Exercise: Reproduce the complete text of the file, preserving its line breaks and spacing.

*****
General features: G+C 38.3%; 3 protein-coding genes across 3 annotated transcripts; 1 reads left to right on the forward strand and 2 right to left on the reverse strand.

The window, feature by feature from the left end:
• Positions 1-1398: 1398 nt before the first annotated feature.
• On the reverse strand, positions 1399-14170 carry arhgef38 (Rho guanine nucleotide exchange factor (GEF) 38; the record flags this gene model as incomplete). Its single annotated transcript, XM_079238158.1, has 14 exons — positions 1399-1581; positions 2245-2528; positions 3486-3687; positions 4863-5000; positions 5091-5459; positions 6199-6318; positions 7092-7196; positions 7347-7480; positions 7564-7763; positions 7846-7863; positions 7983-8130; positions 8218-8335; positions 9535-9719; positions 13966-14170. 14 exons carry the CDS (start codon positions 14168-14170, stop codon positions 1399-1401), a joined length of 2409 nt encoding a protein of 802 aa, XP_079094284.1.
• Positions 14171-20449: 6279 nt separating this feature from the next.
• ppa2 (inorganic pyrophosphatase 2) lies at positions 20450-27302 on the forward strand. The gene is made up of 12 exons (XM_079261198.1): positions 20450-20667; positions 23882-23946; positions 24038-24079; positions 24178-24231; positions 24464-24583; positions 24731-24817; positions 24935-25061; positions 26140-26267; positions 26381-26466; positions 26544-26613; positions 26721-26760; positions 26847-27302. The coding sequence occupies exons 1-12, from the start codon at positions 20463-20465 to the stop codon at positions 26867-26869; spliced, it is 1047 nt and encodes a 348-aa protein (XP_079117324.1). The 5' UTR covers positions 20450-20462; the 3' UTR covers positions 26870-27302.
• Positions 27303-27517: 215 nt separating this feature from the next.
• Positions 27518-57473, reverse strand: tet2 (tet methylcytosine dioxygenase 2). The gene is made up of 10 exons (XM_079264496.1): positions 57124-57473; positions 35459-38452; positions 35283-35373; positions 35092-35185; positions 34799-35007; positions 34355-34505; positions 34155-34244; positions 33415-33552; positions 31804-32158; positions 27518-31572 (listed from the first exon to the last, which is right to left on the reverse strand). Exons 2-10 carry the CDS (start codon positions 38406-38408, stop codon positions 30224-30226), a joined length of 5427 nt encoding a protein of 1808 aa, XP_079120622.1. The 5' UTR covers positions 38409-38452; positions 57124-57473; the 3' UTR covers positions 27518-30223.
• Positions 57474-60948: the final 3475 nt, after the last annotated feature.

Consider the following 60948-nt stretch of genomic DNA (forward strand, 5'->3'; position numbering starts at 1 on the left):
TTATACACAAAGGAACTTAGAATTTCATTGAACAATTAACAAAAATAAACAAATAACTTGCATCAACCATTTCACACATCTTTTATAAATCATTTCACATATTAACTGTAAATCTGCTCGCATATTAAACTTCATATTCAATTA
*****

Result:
General features: G+C 38.3%; 3 protein-coding genes across 3 annotated transcripts; 1 reads left to right on the forward strand and 2 right to left on the reverse strand.

The window, feature by feature from the left end:
• Positions 1-1398: 1398 nt before the first annotated feature.
• On the reverse strand, positions 1399-14170 carry arhgef38 (Rho guanine nucleotide exchange factor (GEF) 38; the record flags this gene model as incomplete). Its single annotated transcript, XM_079238158.1, has 14 exons — positions 1399-1581; positions 2245-2528; positions 3486-3687; positions 4863-5000; positions 5091-5459; positions 6199-6318; positions 7092-7196; positions 7347-7480; positions 7564-7763; positions 7846-7863; positions 7983-8130; positions 8218-8335; positions 9535-9719; positions 13966-14170. 14 exons carry the CDS (start codon positions 14168-14170, stop codon positions 1399-1401), a joined length of 2409 nt encoding a protein of 802 aa, XP_079094284.1.
• Positions 14171-20449: 6279 nt separating this feature from the next.
• ppa2 (inorganic pyrophosphatase 2) lies at positions 20450-27302 on the forward strand. The gene is made up of 12 exons (XM_079261198.1): positions 20450-20667; positions 23882-23946; positions 24038-24079; positions 24178-24231; positions 24464-24583; positions 24731-24817; positions 24935-25061; positions 26140-26267; positions 26381-26466; positions 26544-26613; positions 26721-26760; positions 26847-27302. The coding sequence occupies exons 1-12, from the start codon at positions 20463-20465 to the stop codon at positions 26867-26869; spliced, it is 1047 nt and encodes a 348-aa protein (XP_079117324.1). The 5' UTR covers positions 20450-20462; the 3' UTR covers positions 26870-27302.
• Positions 27303-27517: 215 nt separating this feature from the next.
• Positions 27518-57473, reverse strand: tet2 (tet methylcytosine dioxygenase 2). The gene is made up of 10 exons (XM_079264496.1): positions 57124-57473; positions 35459-38452; positions 35283-35373; positions 35092-35185; positions 34799-35007; positions 34355-34505; positions 34155-34244; positions 33415-33552; positions 31804-32158; positions 27518-31572 (listed from the first exon to the last, which is right to left on the reverse strand). Exons 2-10 carry the CDS (start codon positions 38406-38408, stop codon positions 30224-30226), a joined length of 5427 nt encoding a protein of 1808 aa, XP_079120622.1. The 5' UTR covers positions 38409-38452; positions 57124-57473; the 3' UTR covers positions 27518-30223.
• Positions 57474-60948: the final 3475 nt, after the last annotated feature.

Consider the following 60948-nt stretch of genomic DNA (forward strand, 5'->3'; position numbering starts at 1 on the left):
TTATACACAAAGGAACTTAGAATTTCATTGAACAATTAACAAAAATAAACAAATAACTTGCATCAACCATTTCACACATCTTTTATAAATCATTTCACATATTAACTGTAAATCTGCTCGCATATTAAACTTCATATTCAATTA